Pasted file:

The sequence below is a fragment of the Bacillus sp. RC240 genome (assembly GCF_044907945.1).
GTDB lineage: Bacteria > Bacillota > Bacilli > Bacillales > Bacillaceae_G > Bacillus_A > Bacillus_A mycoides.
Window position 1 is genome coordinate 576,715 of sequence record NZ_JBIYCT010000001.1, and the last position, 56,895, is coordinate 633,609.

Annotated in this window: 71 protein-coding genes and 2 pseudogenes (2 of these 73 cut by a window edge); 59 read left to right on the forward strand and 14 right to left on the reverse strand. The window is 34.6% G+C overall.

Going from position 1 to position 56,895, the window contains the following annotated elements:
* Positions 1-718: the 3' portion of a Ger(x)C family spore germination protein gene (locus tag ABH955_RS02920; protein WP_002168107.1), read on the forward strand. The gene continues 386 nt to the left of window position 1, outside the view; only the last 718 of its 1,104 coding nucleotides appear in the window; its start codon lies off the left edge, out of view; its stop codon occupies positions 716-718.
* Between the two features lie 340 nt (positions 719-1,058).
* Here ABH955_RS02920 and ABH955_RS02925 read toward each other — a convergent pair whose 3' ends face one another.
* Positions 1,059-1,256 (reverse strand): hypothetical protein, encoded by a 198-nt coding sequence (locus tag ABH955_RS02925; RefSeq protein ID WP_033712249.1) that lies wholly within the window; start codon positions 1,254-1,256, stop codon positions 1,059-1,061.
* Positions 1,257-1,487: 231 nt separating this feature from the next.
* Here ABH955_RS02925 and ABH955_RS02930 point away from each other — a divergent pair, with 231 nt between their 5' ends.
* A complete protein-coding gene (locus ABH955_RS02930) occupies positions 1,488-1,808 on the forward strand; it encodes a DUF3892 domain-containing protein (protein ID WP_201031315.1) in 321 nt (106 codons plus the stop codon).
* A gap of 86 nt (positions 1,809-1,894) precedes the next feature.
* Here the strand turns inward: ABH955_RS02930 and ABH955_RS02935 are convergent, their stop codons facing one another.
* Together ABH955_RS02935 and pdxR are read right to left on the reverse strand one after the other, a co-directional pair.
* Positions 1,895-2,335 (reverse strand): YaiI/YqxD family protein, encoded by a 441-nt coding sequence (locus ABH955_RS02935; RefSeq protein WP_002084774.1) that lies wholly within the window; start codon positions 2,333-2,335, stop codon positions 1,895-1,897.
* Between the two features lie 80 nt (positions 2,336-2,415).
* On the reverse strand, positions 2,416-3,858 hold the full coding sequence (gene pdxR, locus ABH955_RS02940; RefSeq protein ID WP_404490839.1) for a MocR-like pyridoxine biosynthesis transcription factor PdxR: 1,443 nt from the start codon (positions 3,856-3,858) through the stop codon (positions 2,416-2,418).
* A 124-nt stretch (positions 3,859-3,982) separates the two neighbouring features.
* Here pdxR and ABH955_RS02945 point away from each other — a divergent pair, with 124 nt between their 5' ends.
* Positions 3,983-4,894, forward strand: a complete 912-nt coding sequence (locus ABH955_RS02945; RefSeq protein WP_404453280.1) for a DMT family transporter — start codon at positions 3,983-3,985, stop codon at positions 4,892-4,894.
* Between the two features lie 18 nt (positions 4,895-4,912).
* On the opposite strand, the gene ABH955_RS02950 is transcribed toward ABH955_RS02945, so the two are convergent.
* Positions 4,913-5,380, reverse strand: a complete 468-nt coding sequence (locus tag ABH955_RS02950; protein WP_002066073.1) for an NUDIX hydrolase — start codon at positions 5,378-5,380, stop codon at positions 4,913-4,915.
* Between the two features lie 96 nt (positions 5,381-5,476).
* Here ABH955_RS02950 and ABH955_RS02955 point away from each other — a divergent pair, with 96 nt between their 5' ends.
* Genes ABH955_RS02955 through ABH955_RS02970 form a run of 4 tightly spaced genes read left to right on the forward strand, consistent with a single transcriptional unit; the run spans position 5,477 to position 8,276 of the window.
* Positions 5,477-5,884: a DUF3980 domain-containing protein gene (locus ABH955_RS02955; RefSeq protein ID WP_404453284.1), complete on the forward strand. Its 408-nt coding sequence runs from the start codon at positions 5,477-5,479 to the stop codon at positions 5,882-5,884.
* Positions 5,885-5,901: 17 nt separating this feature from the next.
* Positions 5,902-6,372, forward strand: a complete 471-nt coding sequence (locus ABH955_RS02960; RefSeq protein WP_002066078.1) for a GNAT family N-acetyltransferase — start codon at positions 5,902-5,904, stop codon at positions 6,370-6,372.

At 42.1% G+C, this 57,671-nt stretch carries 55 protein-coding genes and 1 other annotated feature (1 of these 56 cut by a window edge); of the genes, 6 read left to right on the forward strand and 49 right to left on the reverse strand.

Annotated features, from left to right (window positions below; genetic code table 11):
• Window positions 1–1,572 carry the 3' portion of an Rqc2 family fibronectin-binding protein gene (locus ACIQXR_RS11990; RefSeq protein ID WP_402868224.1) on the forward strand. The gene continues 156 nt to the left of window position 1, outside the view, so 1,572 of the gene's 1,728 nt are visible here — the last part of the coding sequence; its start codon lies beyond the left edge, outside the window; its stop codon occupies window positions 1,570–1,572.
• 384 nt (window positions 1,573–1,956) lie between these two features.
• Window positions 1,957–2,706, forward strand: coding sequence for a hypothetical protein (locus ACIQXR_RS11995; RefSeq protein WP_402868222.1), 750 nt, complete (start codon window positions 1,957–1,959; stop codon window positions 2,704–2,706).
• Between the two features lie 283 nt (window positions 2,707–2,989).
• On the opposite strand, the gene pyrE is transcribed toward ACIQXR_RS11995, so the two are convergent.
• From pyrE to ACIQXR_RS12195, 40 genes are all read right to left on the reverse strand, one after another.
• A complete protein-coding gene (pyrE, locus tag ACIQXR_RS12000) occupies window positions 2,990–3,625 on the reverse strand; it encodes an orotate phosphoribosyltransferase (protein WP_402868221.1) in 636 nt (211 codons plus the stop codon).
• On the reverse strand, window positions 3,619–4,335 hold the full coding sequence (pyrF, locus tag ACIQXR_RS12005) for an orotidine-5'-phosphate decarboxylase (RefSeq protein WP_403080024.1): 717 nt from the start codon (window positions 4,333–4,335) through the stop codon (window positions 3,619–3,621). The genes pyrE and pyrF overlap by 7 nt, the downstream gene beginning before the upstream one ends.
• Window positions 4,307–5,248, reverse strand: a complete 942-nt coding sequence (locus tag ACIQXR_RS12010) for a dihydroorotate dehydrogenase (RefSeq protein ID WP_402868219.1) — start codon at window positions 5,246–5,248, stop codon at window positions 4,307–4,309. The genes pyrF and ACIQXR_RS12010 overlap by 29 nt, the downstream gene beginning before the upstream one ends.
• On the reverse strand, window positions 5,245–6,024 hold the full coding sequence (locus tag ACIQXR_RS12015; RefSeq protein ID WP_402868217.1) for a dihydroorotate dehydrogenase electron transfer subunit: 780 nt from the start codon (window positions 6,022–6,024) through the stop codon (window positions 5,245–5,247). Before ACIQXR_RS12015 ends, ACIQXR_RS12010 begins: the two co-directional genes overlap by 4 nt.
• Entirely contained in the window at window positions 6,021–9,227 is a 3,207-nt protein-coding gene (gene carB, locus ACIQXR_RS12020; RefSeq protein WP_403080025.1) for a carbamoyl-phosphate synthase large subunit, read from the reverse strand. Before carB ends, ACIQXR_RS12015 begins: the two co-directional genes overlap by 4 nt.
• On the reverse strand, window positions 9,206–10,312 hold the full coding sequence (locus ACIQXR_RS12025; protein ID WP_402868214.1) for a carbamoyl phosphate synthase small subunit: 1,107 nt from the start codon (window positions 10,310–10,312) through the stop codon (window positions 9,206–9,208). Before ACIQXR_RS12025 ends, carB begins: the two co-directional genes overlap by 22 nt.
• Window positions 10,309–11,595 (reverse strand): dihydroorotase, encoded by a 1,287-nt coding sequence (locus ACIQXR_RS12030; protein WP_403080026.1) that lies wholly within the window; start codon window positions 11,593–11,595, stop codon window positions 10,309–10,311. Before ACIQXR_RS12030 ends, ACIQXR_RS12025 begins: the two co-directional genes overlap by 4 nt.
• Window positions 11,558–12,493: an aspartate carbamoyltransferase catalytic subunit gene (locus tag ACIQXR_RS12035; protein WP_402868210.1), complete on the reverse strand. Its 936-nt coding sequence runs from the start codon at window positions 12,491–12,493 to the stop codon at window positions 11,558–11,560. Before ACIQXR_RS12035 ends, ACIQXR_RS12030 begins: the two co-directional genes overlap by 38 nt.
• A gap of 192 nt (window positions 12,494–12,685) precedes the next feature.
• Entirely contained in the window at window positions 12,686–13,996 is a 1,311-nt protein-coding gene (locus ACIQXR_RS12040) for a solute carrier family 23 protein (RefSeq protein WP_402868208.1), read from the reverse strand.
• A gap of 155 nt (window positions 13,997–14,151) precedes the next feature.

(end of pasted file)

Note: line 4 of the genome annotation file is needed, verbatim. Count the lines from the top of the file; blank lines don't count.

Annotated in this window: 71 protein-coding genes and 2 pseudogenes (2 of these 73 cut by a window edge); 59 read left to right on the forward strand and 14 right to left on the reverse strand. The window is 34.6% G+C overall.